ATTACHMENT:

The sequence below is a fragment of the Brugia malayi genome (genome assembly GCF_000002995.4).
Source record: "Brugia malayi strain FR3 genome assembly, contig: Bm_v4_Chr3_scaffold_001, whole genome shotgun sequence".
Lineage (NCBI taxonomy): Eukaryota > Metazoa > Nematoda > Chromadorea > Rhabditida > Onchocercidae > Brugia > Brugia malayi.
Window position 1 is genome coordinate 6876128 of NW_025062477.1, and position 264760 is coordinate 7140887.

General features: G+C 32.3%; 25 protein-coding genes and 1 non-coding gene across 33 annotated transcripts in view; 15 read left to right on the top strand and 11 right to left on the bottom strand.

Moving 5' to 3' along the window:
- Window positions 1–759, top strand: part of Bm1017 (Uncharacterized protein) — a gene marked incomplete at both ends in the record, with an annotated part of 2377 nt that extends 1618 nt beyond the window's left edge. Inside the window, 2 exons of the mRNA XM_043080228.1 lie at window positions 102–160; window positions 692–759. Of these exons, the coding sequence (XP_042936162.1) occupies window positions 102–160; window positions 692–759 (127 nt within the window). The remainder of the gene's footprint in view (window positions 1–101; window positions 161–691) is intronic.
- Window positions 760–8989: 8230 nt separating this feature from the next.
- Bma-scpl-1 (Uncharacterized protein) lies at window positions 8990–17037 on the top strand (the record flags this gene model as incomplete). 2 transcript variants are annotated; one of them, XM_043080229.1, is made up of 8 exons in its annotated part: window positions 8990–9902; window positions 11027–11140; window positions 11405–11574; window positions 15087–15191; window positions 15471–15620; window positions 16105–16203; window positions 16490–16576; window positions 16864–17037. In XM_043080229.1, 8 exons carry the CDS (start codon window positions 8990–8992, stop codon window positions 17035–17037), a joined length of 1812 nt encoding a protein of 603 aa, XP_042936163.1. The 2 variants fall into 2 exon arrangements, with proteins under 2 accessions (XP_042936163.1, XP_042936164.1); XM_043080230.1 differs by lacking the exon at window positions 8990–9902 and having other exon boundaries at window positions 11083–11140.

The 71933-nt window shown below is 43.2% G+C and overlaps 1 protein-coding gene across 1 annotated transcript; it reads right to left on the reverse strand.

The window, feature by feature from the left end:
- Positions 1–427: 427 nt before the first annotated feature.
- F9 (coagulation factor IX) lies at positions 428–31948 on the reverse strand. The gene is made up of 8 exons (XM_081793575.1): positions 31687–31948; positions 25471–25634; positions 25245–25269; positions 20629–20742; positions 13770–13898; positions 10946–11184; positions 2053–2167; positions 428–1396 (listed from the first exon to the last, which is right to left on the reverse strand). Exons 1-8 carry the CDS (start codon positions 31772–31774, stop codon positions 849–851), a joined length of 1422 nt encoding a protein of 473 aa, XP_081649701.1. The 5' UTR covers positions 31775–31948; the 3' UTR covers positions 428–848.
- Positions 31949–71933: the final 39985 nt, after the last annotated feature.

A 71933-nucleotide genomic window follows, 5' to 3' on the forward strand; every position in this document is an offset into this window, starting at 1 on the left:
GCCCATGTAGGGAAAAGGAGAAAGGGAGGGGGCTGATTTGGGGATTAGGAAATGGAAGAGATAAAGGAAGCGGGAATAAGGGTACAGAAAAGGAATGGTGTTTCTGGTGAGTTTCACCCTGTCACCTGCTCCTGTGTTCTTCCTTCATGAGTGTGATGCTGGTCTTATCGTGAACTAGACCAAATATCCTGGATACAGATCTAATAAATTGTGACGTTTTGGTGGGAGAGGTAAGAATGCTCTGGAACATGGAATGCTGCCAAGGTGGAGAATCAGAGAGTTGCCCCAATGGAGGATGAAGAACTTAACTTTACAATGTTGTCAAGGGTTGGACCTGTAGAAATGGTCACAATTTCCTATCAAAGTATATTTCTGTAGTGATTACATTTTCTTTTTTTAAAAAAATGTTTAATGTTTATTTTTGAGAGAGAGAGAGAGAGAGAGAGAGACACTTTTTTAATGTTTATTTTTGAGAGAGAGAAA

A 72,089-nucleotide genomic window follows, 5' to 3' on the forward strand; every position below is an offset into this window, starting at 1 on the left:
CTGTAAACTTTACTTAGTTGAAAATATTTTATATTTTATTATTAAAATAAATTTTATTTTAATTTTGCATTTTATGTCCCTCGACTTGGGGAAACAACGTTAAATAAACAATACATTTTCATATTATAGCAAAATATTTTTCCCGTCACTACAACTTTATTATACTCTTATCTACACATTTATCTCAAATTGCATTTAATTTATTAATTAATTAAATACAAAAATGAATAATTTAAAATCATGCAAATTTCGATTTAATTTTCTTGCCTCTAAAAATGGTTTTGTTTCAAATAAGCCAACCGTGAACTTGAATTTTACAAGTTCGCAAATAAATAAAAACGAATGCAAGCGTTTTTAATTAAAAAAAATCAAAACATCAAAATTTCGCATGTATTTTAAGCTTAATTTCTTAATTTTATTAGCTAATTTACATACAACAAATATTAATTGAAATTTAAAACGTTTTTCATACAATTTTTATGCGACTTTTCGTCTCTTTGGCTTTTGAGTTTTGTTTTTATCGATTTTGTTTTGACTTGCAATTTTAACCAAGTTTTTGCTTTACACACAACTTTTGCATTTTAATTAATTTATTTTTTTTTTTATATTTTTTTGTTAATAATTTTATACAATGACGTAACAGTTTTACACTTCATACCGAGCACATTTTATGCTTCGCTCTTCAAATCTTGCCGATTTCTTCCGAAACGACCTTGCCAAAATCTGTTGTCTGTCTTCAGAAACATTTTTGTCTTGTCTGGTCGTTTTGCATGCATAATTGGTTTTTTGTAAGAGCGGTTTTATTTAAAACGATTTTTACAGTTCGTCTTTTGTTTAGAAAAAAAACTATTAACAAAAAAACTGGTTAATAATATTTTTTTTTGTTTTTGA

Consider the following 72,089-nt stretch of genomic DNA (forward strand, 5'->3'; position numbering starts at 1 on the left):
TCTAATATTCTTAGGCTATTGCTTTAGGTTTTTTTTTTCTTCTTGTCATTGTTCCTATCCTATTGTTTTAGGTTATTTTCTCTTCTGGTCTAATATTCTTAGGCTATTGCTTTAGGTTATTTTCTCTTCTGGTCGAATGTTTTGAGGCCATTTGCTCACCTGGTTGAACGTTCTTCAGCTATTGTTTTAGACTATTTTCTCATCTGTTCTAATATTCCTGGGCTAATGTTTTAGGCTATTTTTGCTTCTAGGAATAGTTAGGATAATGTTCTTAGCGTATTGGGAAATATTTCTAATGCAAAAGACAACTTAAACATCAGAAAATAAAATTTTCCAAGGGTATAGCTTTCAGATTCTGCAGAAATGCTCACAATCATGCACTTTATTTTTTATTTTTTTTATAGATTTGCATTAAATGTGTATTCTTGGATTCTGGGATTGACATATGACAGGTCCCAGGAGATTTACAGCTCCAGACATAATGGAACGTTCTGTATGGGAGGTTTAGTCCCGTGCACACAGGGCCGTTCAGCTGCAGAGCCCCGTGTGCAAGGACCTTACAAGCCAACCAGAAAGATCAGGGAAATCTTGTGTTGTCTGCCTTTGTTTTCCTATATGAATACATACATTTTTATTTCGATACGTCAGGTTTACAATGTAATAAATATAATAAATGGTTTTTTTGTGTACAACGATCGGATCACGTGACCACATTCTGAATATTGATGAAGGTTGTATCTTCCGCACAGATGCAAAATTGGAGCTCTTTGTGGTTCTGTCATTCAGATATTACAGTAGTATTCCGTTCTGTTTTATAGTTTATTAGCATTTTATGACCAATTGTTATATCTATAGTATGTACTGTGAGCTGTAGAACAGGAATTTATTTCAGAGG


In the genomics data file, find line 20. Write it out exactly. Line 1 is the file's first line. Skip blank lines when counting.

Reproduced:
TCTAATATTCTTAGGCTATTGCTTTAGGTTTTTTTTTTCTTCTTGTCATTGTTCCTATCCTATTGTTTTAGGTTATTTTCTCTTCTGGTCTAATATTCTTAGGCTATTGCTTTAGGTTATTTTCTCTTCTGGTCGAATGTTTTGAGGCCATTTGCTCACCTGGTTGAACGTTCTTCAGCTATTGTTTTAGACTATTTTCTCATCTGTTCTAATATTCCTGGGCTAATGTTTTAGGCTATTTTTGCTTCTAGGAATAGTTAGGATAATGTTCTTAGCGTATTGGGAAATATTTCTAATGCAAAAGACAACTTAAACATCAGAAAATAAAATTTTCCAAGGGTATAGCTTTCAGATTCTGCAGAAATGCTCACAATCATGCACTTTATTTTTTATTTTTTTTATAGATTTGCATTAAATGTGTATTCTTGGATTCTGGGATTGACATATGACAGGTCCCAGGAGATTTACAGCTCCAGACATAATGGAACGTTCTGTATGGGAGGTTTAGTCCCGTGCACACAGGGCCGTTCAGCTGCAGAGCCCCGTGTGCAAGGACCTTACAAGCCAACCAGAAAGATCAGGGAAATCTTGTGTTGTCTGCCTTTGTTTTCCTATATGAATACATACATTTTTATTTCGATACGTCAGGTTTACAATGTAATAAATATAATAAATGGTTTTTTTGTGTACAACGATCGGATCACGTGACCACATTCTGAATATTGATGAAGGTTGTATCTTCCGCACAGATGCAAAATTGGAGCTCTTTGTGGTTCTGTCATTCAGATATTACAGTAGTATTCCGTTCTGTTTTATAGTTTATTAGCATTTTATGACCAATTGTTATATCTATAGTATGTACTGTGAGCTGTAGAACAGGAATTTATTTCAGAGG